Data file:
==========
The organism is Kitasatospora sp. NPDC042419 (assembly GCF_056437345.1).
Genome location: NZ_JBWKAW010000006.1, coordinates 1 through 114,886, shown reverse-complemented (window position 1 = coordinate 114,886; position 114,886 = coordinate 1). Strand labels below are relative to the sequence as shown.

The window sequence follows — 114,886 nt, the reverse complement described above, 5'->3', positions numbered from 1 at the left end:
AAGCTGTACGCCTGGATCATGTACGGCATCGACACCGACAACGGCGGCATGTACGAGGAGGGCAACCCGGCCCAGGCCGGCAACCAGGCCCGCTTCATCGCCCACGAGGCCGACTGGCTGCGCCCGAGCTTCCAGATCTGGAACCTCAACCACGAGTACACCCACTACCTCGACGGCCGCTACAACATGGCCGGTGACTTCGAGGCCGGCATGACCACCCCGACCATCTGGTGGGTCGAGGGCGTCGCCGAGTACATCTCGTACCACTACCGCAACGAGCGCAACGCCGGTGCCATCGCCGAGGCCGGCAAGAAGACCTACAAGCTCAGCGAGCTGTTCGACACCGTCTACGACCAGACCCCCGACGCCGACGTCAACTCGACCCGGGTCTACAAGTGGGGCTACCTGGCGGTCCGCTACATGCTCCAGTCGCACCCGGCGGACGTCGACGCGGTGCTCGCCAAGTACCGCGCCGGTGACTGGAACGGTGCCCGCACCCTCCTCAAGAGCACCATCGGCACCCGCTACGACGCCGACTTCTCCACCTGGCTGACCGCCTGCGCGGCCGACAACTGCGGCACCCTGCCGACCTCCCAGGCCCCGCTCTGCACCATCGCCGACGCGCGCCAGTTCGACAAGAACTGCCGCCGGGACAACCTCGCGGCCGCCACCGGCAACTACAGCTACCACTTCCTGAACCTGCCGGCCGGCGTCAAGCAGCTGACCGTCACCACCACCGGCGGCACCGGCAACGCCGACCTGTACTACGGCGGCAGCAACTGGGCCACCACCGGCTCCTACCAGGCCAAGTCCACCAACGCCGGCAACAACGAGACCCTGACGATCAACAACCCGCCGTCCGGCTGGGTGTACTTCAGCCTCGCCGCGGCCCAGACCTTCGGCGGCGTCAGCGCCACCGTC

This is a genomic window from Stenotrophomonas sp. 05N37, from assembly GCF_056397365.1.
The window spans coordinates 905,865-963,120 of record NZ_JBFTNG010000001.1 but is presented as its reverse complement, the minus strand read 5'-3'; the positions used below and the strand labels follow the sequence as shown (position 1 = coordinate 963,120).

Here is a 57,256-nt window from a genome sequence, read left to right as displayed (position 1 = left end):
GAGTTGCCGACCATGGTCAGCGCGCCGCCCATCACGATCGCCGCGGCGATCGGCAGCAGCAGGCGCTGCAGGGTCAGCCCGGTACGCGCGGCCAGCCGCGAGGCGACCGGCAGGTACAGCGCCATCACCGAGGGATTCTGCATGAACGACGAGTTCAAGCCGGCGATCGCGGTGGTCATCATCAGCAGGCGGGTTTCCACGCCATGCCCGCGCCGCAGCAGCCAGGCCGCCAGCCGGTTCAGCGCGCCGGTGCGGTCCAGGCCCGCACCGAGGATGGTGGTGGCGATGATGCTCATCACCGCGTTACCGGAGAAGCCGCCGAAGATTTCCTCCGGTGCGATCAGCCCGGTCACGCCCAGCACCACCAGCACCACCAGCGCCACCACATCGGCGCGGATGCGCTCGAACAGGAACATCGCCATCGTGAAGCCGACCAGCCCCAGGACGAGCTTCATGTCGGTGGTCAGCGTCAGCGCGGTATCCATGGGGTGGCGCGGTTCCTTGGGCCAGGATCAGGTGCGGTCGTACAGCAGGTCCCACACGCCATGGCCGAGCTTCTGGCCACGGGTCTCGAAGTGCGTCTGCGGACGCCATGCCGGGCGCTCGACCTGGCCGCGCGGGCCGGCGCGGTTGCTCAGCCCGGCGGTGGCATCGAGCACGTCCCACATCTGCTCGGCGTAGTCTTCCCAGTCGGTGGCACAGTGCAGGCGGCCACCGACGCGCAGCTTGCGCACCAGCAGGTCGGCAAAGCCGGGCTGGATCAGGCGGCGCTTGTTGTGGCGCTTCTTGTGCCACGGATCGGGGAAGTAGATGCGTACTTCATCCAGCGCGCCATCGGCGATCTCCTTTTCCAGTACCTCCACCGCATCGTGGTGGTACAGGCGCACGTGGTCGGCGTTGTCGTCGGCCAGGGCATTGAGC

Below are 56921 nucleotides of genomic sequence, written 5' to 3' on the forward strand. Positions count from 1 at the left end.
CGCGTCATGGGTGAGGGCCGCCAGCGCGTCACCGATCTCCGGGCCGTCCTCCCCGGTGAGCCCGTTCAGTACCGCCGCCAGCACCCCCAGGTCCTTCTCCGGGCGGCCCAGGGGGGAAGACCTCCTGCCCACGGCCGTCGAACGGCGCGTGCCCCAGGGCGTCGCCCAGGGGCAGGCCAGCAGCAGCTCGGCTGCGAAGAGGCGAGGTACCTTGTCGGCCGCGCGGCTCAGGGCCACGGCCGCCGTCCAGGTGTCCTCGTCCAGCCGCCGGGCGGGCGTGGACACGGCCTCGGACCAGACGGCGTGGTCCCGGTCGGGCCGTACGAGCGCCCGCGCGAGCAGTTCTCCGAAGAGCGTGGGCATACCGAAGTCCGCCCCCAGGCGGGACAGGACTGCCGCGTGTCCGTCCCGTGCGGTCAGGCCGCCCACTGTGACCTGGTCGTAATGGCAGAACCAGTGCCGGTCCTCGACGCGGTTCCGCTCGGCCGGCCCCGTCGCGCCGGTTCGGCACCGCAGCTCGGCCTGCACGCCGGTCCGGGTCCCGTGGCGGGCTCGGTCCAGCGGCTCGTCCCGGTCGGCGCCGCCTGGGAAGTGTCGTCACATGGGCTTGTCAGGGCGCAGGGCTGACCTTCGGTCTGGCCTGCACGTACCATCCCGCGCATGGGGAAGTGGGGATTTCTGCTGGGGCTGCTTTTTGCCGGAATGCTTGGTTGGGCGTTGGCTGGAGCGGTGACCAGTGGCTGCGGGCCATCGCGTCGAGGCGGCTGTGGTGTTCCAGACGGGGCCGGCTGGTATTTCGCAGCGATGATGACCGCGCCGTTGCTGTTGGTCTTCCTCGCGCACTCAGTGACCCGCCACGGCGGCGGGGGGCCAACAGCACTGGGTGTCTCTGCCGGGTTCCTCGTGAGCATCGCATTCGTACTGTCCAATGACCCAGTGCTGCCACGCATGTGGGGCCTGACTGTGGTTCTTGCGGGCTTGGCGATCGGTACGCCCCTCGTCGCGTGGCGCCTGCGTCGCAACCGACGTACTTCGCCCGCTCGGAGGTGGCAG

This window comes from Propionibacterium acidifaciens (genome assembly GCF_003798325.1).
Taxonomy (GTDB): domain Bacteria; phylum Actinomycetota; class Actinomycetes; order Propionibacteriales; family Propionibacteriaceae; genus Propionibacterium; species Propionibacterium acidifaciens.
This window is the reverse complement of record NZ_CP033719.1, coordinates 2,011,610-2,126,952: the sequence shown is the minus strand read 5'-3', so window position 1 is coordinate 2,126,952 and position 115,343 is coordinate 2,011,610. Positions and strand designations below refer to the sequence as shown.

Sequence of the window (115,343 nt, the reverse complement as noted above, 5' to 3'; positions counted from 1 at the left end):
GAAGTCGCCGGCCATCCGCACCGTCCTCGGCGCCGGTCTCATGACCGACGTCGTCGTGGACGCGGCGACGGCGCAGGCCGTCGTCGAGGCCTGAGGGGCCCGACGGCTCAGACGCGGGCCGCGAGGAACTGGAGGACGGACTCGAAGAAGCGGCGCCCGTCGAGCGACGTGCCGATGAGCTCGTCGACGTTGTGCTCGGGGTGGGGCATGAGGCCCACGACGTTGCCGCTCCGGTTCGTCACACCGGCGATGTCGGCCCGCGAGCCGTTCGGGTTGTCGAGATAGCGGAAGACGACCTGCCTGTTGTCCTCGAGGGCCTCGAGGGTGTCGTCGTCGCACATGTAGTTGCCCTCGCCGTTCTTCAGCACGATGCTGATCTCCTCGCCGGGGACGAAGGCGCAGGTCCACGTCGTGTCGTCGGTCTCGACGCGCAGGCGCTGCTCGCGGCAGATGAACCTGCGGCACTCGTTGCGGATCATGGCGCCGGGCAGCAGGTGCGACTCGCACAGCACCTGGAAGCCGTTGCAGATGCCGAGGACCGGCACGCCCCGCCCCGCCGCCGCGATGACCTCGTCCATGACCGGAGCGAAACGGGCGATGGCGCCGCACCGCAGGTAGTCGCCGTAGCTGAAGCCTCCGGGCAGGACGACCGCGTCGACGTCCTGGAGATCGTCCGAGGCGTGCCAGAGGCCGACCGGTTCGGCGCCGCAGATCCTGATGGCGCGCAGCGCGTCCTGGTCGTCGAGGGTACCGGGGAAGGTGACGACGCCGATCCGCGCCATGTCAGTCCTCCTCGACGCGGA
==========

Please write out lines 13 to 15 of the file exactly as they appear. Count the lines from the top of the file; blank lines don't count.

This window is the reverse complement of record NZ_CP033719.1, coordinates 2,011,610-2,126,952: the sequence shown is the minus strand read 5'-3', so window position 1 is coordinate 2,126,952 and position 115,343 is coordinate 2,011,610. Positions and strand designations below refer to the sequence as shown.

Sequence of the window (115,343 nt, the reverse complement as noted above, 5' to 3'; positions counted from 1 at the left end):
GAAGTCGCCGGCCATCCGCACCGTCCTCGGCGCCGGTCTCATGACCGACGTCGTCGTGGACGCGGCGACGGCGCAGGCCGTCGTCGAGGCCTGAGGGGCCCGACGGCTCAGACGCGGGCCGCGAGGAACTGGAGGACGGACTCGAAGAAGCGGCGCCCGTCGAGCGACGTGCCGATGAGCTCGTCGACGTTGTGCTCGGGGTGGGGCATGAGGCCCACGACGTTGCCGCTCCGGTTCGTCACACCGGCGATGTCGGCCCGCGAGCCGTTCGGGTTGTCGAGATAGCGGAAGACGACCTGCCTGTTGTCCTCGAGGGCCTCGAGGGTGTCGTCGTCGCACATGTAGTTGCCCTCGCCGTTCTTCAGCACGATGCTGATCTCCTCGCCGGGGACGAAGGCGCAGGTCCACGTCGTGTCGTCGGTCTCGACGCGCAGGCGCTGCTCGCGGCAGATGAACCTGCGGCACTCGTTGCGGATCATGGCGCCGGGCAGCAGGTGCGACTCGCACAGCACCTGGAAGCCGTTGCAGATGCCGAGGACCGGCACGCCCCGCCCCGCCGCCGCGATGACCTCGTCCATGACCGGAGCGAAACGGGCGATGGCGCCGCACCGCAGGTAGTCGCCGTAGCTGAAGCCTCCGGGCAGGACGACCGCGTCGACGTCCTGGAGATCGTCCGAGGCGTGCCAGAGGCCGACCGGTTCGGCGCCGCAGATCCTGATGGCGCGCAGCGCGTCCTGGTCGTCGAGGGTACCGGGGAAGGTGACGACGCCGATCCGCGCCATGTCAGTCCTCCTCGACGCGGA